Student critiques of adult cluelessness have long been as much a part of high school as Friday night football and backpacks. My best friend in high school, Dan Cummings, was suspended for publishing an underground newspaper eviscerating how our school was run.
Maddy King, a junior at Fairfax County’s James Madison High School in Vienna, was similarly moved to vent recently, but being a teacher’s daughter and a staffer for the official school newspaper, she opted for a long, thoughtful letter to Principal Mark Merrell. When posted on the newspaper Web site, the letter created a sensation. She exposed issues that often infuriate students and yet are blithely overlooked by policymakers trying to upgrade the U.S. secondary school system.
King signed her letter “A Middleman,” her term for conscientious average students who are neither stars nor troublemakers. “There are more of us than anyone else,” she said. “But you don’t see us.”
No. 1 on King’s list of complaints was a precious commodity for teenagers: free time. In King’s view, Merrell erred in altering the student assistance period (SAP), which had allowed students a half-hour each day to check in with teachers, catch up on work or just hang out with friends in the library or cafeteria. After much study, Merrell decided it had become too much of a recess without a purpose, so now students must spend the free period in a designated classroom and can leave only if they have signed permission from a teacher.
“You need to let us balance ourselves, Mr. Merrell,” King wrote. “We cannot go on like this, work work work.”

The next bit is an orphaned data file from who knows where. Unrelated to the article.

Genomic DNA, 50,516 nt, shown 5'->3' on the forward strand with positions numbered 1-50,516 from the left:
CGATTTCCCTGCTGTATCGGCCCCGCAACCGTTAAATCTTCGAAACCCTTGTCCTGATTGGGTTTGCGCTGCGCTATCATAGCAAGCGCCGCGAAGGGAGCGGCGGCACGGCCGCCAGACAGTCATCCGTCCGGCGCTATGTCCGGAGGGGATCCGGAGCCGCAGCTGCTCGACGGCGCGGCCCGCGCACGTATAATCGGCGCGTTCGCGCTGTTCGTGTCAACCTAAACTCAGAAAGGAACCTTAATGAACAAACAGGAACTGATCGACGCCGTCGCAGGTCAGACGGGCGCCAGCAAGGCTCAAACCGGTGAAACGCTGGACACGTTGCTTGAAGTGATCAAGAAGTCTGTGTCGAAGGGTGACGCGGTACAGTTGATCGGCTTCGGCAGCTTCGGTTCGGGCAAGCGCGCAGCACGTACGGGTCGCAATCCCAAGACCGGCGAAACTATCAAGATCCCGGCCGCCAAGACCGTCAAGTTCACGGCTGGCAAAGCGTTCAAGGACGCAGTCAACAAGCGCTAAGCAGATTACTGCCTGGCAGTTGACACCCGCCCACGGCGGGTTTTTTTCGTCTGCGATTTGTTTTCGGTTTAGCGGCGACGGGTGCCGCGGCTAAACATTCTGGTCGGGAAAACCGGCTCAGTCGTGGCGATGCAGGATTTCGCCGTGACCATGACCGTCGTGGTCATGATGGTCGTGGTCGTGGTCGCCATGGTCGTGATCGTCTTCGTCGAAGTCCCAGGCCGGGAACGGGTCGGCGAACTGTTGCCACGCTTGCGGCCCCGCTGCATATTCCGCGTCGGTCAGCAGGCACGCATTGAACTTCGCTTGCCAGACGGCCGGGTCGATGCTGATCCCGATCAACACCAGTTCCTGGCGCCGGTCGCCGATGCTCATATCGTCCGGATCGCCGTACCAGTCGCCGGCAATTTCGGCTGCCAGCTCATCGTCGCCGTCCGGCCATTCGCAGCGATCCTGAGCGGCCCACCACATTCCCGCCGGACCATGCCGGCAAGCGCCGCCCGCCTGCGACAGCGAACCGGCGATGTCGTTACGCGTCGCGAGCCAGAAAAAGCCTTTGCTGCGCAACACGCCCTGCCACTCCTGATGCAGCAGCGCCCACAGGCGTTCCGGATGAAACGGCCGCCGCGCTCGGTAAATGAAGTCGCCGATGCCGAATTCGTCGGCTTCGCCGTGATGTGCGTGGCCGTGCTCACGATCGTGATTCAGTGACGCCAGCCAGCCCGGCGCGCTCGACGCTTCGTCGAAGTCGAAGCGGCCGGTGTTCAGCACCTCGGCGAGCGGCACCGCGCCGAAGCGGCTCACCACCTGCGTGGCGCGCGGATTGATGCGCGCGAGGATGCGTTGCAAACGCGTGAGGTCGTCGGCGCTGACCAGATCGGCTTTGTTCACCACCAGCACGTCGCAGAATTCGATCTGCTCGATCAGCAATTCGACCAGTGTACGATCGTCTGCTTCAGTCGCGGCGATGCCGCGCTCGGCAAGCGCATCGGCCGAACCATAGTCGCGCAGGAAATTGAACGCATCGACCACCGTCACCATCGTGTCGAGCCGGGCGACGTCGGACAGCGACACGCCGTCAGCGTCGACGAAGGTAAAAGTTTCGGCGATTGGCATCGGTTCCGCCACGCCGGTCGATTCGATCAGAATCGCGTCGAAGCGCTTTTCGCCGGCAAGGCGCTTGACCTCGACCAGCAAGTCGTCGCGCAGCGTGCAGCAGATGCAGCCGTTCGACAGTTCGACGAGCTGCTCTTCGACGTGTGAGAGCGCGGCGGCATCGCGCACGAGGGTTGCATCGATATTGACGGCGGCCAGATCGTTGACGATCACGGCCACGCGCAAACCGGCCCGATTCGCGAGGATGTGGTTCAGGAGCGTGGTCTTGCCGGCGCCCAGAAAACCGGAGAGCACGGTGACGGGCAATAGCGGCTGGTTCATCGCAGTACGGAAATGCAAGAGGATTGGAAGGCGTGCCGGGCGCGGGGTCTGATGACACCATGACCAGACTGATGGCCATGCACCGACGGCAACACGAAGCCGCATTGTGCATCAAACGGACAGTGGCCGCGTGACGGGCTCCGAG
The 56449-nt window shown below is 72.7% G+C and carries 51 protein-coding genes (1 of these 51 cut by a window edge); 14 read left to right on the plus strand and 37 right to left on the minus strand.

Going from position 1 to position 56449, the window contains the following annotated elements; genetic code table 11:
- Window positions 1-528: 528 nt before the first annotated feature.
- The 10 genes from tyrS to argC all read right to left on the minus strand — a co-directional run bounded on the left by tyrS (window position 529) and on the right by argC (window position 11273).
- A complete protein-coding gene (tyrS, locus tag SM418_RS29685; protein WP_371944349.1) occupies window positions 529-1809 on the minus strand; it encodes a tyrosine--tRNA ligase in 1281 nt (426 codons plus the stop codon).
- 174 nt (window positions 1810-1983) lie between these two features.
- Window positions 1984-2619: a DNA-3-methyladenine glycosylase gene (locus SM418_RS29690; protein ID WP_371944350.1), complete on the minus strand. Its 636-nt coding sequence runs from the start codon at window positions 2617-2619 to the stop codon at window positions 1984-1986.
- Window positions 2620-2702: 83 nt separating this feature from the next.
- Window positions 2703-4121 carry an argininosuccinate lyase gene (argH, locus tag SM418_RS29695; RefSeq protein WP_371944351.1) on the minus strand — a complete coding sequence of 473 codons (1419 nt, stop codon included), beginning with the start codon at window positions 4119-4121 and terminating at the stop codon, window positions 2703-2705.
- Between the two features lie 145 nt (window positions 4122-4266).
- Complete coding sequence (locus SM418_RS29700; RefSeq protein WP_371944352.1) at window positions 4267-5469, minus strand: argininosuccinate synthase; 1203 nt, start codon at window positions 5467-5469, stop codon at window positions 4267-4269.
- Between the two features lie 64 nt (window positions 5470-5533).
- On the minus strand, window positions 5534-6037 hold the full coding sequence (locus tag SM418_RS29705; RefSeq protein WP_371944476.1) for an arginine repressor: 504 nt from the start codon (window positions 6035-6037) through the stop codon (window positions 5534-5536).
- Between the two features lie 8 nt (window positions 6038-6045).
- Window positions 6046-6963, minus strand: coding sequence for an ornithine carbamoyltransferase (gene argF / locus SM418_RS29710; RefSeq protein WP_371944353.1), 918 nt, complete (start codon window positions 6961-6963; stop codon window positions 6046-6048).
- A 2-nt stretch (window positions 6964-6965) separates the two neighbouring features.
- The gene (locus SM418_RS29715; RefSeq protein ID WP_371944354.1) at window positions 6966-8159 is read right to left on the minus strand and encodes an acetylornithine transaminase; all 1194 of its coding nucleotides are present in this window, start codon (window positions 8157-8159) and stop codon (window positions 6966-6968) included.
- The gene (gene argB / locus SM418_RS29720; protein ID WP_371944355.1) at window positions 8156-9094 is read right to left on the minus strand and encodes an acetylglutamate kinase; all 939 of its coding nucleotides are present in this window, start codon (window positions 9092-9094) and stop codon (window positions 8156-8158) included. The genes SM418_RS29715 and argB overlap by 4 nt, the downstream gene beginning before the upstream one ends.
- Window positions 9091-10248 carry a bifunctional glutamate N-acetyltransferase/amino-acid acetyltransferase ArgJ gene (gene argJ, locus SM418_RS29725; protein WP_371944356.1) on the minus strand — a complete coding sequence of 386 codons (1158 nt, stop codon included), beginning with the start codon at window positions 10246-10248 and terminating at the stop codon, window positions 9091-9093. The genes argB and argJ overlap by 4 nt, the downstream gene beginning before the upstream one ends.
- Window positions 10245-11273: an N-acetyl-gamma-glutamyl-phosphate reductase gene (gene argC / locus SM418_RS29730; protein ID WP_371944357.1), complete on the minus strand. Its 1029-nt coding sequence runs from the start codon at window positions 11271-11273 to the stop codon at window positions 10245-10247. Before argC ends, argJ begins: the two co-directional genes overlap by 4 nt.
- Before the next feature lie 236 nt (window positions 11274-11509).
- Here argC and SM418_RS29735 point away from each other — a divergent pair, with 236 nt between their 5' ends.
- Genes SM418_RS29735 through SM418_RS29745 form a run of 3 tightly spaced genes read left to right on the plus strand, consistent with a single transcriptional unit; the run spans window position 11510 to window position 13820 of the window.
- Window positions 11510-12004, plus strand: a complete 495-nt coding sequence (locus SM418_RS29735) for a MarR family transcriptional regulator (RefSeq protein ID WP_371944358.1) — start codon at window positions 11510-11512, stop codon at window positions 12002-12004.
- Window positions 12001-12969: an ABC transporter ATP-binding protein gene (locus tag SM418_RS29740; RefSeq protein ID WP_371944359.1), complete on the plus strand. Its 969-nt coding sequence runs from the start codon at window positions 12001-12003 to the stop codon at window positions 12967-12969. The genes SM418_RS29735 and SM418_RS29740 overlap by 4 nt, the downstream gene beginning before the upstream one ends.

She torched adults for resisting efforts to give high-schoolers a later starting time so they could get more sleep. She took that critique an unusual step further, suggesting that the heavy homework keeping them awake could be reduced with no loss of learning. “If you could talk to the teaching staff as a whole — let them know that we do not need thirty-six math problems if we’ve grasped the concept after nine,” she said. “What we need is sleep.”
Then she got to the core of the problem: Her school and most others in this region have a standard of academic diligence far above the U.S. norm. That brings stress. King said she loves animals and grew up wanting to be a farmer. But someone told her that farming was not “financially stable.” Success to her is “to try at something, and have it go as planned, and feel fulfilled.”
But in her region, she said, success means “to make six figures and beat out all the mediocre people behind you and have an office with your various degrees plastering the walls. . . . Why do we have to choose between good grades and our mental health?”
That is not an American problem. It is an affluent American suburban problem. Only about 10 percent of U.S. high schools operate at the high academic level typical of Washington area schools. The average U.S. high school student does less than an hour of homework a day and has at least two or three hours of free time daily for TV, video games, whatever.
King, with her 3.6 grade-point average, is in the middle of her class only because an extraordinary 24 percent of this year’s graduates, because of Advanced Placement course extra credit, had GPAs of 4.0 or higher.
Merrell is a successful, 13-year veteran of running Madison. He said “my community has very high expectations for their children and thus that translates into very high academic expectations at the school.”
That is not going to change. If I were a Madison parent or student, I would not want it to. Are there other ways to help “Middlemen” like King learn without going nuts?
E-mail me, and I will report back your best ideas.
For previous columns, go to washingtonpost.com/class-struggle.